News Flash August 30 2013 Legal Same-Sex Marriages Recognized Under Federal Tax Law


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News Flash August 30 2013 Legal Same-Sex Marriages Recognized Under Federal Tax Law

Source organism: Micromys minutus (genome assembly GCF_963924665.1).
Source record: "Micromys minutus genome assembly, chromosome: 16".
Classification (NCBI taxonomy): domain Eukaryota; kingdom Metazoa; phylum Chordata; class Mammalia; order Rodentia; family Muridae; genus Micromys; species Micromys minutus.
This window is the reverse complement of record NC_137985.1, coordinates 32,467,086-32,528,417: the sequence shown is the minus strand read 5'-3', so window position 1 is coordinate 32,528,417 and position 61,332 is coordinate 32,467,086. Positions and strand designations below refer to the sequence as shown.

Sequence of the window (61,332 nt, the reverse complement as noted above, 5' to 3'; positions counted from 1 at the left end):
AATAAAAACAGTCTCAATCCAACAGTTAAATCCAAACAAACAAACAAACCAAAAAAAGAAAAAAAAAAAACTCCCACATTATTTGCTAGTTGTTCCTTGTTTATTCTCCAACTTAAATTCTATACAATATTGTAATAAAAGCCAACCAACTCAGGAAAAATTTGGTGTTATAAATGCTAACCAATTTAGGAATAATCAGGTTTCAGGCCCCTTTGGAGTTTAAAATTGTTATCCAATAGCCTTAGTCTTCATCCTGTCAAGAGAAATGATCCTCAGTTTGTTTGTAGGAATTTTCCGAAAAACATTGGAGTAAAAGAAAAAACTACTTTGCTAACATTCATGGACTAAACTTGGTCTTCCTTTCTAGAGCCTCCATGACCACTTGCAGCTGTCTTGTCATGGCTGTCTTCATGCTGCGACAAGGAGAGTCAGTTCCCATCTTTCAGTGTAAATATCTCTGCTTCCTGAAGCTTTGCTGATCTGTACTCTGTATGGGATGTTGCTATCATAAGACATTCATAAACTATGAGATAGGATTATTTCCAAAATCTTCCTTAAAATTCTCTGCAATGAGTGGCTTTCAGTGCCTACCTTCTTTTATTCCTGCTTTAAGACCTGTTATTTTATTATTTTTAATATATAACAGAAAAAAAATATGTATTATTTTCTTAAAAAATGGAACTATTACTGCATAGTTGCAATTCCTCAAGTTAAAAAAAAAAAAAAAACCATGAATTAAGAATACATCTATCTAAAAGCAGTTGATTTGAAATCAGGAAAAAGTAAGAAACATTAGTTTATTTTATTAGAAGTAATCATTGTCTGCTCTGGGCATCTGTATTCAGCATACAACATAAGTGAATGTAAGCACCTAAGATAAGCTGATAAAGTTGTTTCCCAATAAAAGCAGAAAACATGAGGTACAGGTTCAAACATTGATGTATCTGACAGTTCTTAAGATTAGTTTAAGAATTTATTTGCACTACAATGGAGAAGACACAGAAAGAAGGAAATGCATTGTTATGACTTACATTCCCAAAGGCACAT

1. 1. News Flash: August 30, 2013 – Legal Same-Sex Marriages Recognized Under Federal Tax Law A new IRS ruling resolves the question of which same-sex marriages are recognized for federal tax purposes. For employers providing health coverage to same-sex spouses, this ruling means no longer imputing income to employees for their same-sex spouses’ employer-provided health coverage. There are three important caveats specified in the ruling: • For a same-sex marriage to be recognized, it must have occurred in a state, territory or foreign country that authorized same-sex marriages at the time. • Couples that have entered into other similar relationships (e.g., domestic partnerships and civil unions) will not be treated as spouses for federal tax purposes. • This ruling applies only for federal tax law purposes. It does not apply to other federal laws such as the FMLA. The ruling is generally effective prospectively, starting September 16, 2013, and employers that provide coverage to same-sex spouses will need to act promptly to adjust the tax treatment of that coverage, as explained below. NOTE: Employers should keep in mind that the various state and local taxing authorities currently apply a variety of different rules for determining whether benefits provided to a same-sex spouses are taxable, and they may or may not follow this federal ruling on recognition of same-sex spouses. Given this situation, the proper withholding rules to apply in many states and localities may remain unclear until their taxing authorities issue guidance. The IRS also issued a set of FAQs regarding same-sex spouses’ tax concerns and a separate set of FAQs regarding tax issues for registered domestic partners and civil union partners. Background This new IRS ruling, announced yesterday, implements federal tax aspects of the June 26 Supreme Court decision invalidating a key provision of the 1996 Defense of Marriage Act (for details, see Willis Human Capital Practice Alert, August 2013, “Supreme Court Rules on Same-Sex Marriage and DOMA: Still Waiting for Guidance”). Under the invalidated provision, no same-sex marriages were recognized for any federal law purposes, including tax purposes. This meant, among other things, that an employer providing health coverage to an employee’s same-sex spouse was required to treat the value of the spouse’s coverage as taxable compensation for the employee. In the wake of the Supreme Court’s decision, it was unclear which same-sex marriages would be recognized for federal tax purposes. It was possible, for example, that an otherwise valid same-sex marriage would not be recognized unless the couple lived in a state that recognized their marriage.